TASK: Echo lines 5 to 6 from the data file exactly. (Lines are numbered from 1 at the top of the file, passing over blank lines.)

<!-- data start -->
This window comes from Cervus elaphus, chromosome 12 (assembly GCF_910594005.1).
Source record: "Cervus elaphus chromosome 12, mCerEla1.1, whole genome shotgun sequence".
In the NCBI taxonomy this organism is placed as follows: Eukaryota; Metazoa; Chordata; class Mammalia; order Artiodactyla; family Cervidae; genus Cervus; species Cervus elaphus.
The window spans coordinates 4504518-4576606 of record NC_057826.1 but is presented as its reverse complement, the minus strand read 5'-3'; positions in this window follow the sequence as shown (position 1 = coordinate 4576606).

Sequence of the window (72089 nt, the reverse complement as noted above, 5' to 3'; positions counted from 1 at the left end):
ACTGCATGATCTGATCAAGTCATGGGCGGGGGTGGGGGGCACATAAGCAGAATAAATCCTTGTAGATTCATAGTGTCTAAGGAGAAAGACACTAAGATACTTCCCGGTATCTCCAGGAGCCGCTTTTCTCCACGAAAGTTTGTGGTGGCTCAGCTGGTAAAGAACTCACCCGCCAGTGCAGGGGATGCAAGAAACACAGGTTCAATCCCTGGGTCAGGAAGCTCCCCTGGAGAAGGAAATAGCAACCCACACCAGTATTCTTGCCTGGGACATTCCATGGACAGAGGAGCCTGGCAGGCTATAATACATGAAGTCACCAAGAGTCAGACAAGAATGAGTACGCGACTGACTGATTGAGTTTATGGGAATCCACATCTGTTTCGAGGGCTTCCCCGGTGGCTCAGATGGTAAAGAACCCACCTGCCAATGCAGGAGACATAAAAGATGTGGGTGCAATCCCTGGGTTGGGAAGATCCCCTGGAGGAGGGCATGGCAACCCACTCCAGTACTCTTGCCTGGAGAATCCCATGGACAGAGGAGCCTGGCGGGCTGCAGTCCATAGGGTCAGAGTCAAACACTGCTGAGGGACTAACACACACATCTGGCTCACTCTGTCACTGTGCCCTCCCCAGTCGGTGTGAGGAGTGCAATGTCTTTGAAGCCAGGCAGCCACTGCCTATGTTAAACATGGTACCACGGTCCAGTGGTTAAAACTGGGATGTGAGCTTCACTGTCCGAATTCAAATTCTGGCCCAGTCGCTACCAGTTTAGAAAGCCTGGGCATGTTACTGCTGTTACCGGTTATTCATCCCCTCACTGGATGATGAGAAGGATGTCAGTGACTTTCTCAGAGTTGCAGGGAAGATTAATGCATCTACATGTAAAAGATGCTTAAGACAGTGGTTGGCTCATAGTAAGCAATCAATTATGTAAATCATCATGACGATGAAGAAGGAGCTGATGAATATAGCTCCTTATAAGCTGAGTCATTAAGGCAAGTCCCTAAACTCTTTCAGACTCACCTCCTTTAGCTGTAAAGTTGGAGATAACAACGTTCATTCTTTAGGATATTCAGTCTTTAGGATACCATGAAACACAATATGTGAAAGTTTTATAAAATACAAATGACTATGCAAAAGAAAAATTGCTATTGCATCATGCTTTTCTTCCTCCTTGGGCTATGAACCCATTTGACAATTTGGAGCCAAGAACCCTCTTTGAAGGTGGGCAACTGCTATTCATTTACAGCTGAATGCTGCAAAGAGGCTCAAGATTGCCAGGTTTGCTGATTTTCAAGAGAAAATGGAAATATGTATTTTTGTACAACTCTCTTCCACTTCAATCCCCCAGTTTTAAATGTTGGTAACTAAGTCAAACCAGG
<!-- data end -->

Sequence of the window (72089 nt, the reverse complement as noted above, 5' to 3'; positions counted from 1 at the left end):
ACTGCATGATCTGATCAAGTCATGGGCGGGGGTGGGGGGCACATAAGCAGAATAAATCCTTGTAGATTCATAGTGTCTAAGGAGAAAGACACTAAGATACTTCCCGGTATCTCCAGGAGCCGCTTTTCTCCACGAAAGTTTGTGGTGGCTCAGCTGGTAAAGAACTCACCCGCCAGTGCAGGGGATGCAAGAAACACAGGTTCAATCCCTGGGTCAGGAAGCTCCCCTGGAGAAGGAAATAGCAACCCACACCAGTATTCTTGCCTGGGACATTCCATGGACAGAGGAGCCTGGCAGGCTATAATACATGAAGTCACCAAGAGTCAGACAAGAATGAGTACGCGACTGACTGATTGAGTTTATGGGAATCCACATCTGTTTCGAGGGCTTCCCCGGTGGCTCAGATGGTAAAGAACCCACCTGCCAATGCAGGAGACATAAAAGATGTGGGTGCAATCCCTGGGTTGGGAAGATCCCCTGGAGGAGGGCATGGCAACCCACTCCAGTACTCTTGCCTGGAGAATCCCATGGACAGAGGAGCCTGGCGGGCTGCAGTCCATAGGGTCAGAGTCAAACACTGCTGAGGGACTAACACACACATCTGGCTCACTCTGTCACTGTGCCCTCCCCAGTCGGTGTGAGGAGTGCAATGTCTTTGAAGCCAGGCAGCCACTGCCTATGTTAAACATGGTACCACGGTCCAGTGGTTAAAACTGGGATGTGAGCTTCACTGTCCGAATTCAAATTCTGGCCCAGTCGCTACCAGTTTAGAAAGCCTGGGCATGTTACTGCTGTTACCGGTTATTCATCCCCTCACTGGATGATGAGAAGGATGTCAGTGACTTTCTCAGAGTTGCAGGGAAGATTAATGCATCTACATGTAAAAGATGCTTAAGACAGTGGTTGGCTCATAGTAAGCAATCAATTATGTAAATCATCATGACGATGAAGAAGGAGCTGATGAATATAGCTCCTTATAAGCTGAGTCATTAAGGCAAGTCCCTAAACTCTTTCAGACTCACCTCCTTTAGCTGTAAAGTTGGAGATAACAACGTTCATTCTTTAGGATATTCAGTCTTTAGGATACCATGAAACACAATATGTGAAAGTTTTATAAAATACAAATGACTATGCAAAAGAAAAATTGCTATTGCATCATGCTTTTCTTCCTCCTTGGGCTATGAACCCATTTGACAATTTGGAGCCAAGAACCCTCTTTGAAGGTGGGCAACTGCTATTCATTTACAGCTGAATGCTGCAAAGAGGCTCAAGATTGCCAGGTTTGCTGATTTTCAAGAGAAAATGGAAATATGTATTTTTGTACAACTCTCTTCCACTTCAATCCCCCAGTTTTAAATGTTGGTAACTAAGTCAAACCAGG